/U.S. sees renewed COVID-19 restrictions as more Republicans break from Trump on mask use | CBC News

U.S. sees renewed COVID-19 restrictions as more Republicans break from Trump on mask use | CBC News

The latest:

  • To date, more than 10 million confirmed cases have been reported globally.
  • Some U.S. Republicans break from Trump’s stance and urge mask use.
  • South Korea sees infections steadily climb in the greater capital area.
  • China has reported a further decline in new confirmed cases.
  • Serbia makes masks mandatory in all closed spaces in the Belgrade.

Governments are stepping up testing and reimposing restrictions as newly confirmed coronavirus infections surge in many countries.

The United States on Monday reported 38,800 newly confirmed infections, with the total surpassing 2.5 million, or about a quarter of the more than 10 million cases worldwide, according to a tally by Johns Hopkins University.

Experts say the actual numbers, both in the U.S. and globally, are probably far higher, in part because of testing limitations and the large number of people without symptoms.

The recent spike in cases have caused several states to backpedal on reopenings, with New Jersey saying indoor dining will no longer resume in the state as previously planned and Florida announcing beaches are closing.

WATCH | New Florida COVID-19 surge leads to tougher restrictions:

Florida saw more than 18,000 new cases of COVID-19 this weekend and officials are tightening restrictions ahead of Independence Day celebrations. We spoke to Mayor Tracy Upchurch of St. Augustine, Fla., a city that made wearing face masks mandatory over the weekend. 6:44

On Capitol Hill, Republicans in Congress — in a rare split from mask-averse President Donald Trump — are making public push for face coverings as cases surge in some GOP-leaning states.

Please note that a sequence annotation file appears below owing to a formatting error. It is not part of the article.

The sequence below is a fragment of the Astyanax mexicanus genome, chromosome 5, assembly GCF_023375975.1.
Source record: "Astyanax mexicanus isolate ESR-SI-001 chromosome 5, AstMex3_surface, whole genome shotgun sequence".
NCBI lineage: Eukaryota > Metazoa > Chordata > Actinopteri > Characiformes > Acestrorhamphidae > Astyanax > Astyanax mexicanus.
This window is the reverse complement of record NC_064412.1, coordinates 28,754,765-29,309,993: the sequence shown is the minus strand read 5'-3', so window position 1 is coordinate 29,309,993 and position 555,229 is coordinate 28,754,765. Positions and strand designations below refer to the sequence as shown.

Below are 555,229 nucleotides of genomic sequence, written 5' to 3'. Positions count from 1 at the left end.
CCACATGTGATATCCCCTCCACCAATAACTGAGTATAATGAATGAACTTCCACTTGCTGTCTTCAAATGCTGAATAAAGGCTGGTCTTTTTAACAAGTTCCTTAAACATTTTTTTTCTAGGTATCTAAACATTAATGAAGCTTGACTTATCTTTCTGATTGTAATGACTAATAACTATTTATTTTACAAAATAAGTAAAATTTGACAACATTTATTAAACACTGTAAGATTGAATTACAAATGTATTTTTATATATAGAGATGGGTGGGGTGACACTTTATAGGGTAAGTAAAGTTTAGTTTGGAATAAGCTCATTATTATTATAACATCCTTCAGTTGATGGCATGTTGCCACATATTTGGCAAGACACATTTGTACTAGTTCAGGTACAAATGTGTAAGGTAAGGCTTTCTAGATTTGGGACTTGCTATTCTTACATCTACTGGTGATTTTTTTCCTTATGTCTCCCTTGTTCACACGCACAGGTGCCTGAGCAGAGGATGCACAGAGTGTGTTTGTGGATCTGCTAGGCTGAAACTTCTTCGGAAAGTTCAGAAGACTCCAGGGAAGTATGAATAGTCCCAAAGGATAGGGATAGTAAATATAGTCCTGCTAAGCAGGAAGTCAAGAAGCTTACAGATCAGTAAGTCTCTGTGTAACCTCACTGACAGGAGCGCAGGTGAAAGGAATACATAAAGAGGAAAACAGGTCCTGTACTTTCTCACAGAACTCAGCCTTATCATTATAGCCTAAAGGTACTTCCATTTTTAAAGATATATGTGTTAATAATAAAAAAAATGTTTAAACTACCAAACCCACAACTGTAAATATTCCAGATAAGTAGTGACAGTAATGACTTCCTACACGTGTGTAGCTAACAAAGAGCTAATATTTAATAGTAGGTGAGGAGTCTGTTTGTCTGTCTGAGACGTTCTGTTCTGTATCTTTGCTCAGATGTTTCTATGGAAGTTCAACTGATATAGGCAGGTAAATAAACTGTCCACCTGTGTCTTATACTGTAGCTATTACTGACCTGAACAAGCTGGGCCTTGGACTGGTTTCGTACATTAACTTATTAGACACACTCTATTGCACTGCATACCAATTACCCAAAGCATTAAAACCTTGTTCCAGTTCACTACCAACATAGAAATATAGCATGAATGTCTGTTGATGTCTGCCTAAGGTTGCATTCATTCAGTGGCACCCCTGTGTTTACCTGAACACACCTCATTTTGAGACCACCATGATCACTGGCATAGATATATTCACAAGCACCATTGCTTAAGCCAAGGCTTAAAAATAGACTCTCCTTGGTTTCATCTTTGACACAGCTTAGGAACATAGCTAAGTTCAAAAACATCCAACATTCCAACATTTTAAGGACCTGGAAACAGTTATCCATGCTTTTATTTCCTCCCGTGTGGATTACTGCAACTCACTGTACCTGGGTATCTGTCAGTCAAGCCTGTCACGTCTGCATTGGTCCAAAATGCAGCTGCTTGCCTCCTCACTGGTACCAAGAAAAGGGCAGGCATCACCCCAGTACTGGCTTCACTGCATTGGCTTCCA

The top Republican in the House of Representatives, Kevin McCarthy, said every American has a responsibility to follow the recommendations of health officials to wear masks and physically distance themselves to help slow the spread of infection.

Republican Sen. Tim Scott of South Carolina, where cases are spiking, posted a similar message on Twitter.

Trump has given at least two reasons for eschewing a mask in public, while his Democratic opponent in November’s election, Joe Biden, generally wears one.

Trump has said he cannot picture himself in a mask while greeting royalty and foreign leaders, including dictators. He also has said he did not want to give journalists the pleasure of seeing him wear one.

A nurse waits for patients at a COVID-19 testing facility at JFK International Airport in New York City on Monday. (Johannes Eisele/AFP via Getty Images)

The city of Jacksonville, Fla., where Trump will accept the Republican presidential nomination in August, adopted a mandatory mask requirement for public and indoor locations on Monday. The city’s mayor, Lenny Curry, is a Republican.

Asked if the surge in cases and the Jacksonville action had changed Trump’s thinking about wearing a mask, White House press secretary Kayleigh McEnany told reporters: “It’s the personal choice of any individual as to whether to wear a mask or not. He encourages people to make whatever decision is best for their safety but he did say to me he has no problem with masks and to do whatever your local jurisdiction requests of you.”

Throughout the country, resistance to public health measures has taken on a partisan tone and some Republicans in Congress have held off on wearing masks.

Rep. Louie Gohmert of Texas told CNN he would not wear one because “I don’t have the coronavirus.” Other Republicans have shied away from insisting Americans cover their faces in public, saying it was a matter of personal choice.

Harris County election clerk Kathy Kellen wears a mask and face shield while working at a polling site in Houston on Monday. (David J. Phillip/The Associated Press)

That began to change as coronavirus cases nationwide soared to record levels day after day, prompting Republican-led states like Texas and Florida to reimpose restrictions, such as closing recently reopened bars.

Vice-President Mike Pence encouraged Americans to wear masks during a visit to Texas on Sunday.

In one of the more compelling images, U.S. Representative Liz Cheney of Wyoming on Friday tweeted a photo of her father, Republican former vice-president Dick Cheney, wearing a surgical mask with the hashtag #realmenwearmasks

What’s happening with COVID-19 in Canada